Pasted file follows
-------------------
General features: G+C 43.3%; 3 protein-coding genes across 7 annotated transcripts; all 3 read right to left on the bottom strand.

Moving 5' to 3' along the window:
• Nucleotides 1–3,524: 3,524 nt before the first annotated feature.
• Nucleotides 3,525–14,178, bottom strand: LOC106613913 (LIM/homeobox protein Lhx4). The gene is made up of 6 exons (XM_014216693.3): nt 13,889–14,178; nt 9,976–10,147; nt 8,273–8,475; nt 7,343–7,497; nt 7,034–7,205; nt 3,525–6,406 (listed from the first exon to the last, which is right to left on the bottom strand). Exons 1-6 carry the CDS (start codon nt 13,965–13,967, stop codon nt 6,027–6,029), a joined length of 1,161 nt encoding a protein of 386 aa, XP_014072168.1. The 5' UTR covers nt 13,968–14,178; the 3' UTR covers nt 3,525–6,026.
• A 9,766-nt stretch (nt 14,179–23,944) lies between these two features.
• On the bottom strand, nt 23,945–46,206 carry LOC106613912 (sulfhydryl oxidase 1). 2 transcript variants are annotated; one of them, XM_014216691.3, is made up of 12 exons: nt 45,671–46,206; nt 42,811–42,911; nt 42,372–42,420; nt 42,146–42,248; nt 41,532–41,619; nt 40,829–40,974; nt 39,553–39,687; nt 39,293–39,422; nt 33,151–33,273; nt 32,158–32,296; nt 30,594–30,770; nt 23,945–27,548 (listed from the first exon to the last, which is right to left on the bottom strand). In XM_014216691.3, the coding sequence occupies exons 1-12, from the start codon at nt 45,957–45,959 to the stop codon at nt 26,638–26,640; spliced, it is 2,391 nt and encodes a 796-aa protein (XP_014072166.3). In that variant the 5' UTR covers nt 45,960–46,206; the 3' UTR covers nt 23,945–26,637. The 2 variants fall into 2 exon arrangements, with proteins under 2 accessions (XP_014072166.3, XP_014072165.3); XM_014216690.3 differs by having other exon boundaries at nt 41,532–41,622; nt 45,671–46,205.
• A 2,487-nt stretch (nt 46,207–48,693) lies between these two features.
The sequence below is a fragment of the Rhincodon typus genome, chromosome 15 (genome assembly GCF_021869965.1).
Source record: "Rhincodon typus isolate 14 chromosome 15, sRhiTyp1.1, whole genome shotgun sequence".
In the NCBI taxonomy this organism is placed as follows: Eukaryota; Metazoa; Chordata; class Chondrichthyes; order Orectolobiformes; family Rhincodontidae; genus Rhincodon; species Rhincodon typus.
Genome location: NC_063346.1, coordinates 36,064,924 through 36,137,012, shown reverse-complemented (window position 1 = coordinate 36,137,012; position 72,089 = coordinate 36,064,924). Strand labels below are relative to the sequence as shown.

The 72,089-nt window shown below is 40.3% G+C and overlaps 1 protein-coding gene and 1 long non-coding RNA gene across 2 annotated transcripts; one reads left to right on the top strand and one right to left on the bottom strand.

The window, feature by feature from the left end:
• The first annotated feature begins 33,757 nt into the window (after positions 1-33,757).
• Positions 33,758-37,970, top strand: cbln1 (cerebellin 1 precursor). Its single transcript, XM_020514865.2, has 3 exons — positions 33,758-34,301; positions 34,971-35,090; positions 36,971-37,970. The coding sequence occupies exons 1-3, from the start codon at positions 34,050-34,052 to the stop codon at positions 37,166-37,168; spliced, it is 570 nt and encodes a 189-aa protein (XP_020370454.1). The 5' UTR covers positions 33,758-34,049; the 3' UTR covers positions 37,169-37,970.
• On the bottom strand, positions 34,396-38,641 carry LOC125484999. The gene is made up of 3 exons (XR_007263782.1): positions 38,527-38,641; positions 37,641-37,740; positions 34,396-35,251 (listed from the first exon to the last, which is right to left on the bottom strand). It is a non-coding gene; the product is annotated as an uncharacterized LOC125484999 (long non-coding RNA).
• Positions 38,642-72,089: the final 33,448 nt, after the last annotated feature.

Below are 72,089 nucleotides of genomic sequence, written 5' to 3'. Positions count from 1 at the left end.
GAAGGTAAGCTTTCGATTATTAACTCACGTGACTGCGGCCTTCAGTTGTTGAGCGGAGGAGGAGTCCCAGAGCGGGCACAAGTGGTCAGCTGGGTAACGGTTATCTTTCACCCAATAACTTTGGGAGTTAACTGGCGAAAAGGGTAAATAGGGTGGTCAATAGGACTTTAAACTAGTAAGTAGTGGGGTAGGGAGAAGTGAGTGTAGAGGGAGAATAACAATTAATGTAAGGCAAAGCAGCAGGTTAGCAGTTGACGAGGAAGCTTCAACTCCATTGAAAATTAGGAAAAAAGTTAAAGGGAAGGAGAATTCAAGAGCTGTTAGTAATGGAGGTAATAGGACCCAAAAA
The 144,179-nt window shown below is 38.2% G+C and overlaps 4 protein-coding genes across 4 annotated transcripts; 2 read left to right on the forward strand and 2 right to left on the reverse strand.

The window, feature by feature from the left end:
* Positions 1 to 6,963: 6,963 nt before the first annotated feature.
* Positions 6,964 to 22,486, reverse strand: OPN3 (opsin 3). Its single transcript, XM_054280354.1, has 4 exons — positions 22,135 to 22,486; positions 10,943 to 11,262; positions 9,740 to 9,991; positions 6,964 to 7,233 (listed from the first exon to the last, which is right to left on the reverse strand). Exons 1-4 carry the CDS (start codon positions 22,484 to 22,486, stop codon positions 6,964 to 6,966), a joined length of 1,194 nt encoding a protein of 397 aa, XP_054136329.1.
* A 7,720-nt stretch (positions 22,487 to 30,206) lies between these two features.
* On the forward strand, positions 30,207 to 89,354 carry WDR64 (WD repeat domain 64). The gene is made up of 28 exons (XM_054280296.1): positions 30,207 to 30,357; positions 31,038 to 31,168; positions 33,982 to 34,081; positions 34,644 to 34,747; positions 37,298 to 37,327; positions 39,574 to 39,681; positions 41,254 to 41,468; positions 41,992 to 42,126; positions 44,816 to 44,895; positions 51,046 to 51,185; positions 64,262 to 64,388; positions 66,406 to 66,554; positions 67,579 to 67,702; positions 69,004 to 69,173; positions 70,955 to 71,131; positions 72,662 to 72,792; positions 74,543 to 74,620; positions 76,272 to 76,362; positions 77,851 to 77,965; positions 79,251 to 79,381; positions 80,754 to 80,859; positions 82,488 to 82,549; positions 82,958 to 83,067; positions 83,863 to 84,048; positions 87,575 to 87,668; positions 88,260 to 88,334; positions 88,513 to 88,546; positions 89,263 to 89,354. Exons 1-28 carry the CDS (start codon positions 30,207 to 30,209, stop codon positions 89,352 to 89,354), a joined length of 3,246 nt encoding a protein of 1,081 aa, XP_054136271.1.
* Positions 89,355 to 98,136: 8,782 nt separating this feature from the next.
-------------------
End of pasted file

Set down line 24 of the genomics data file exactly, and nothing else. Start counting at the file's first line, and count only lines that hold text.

* A 7,720-nt stretch (positions 22,487 to 30,206) lies between these two features.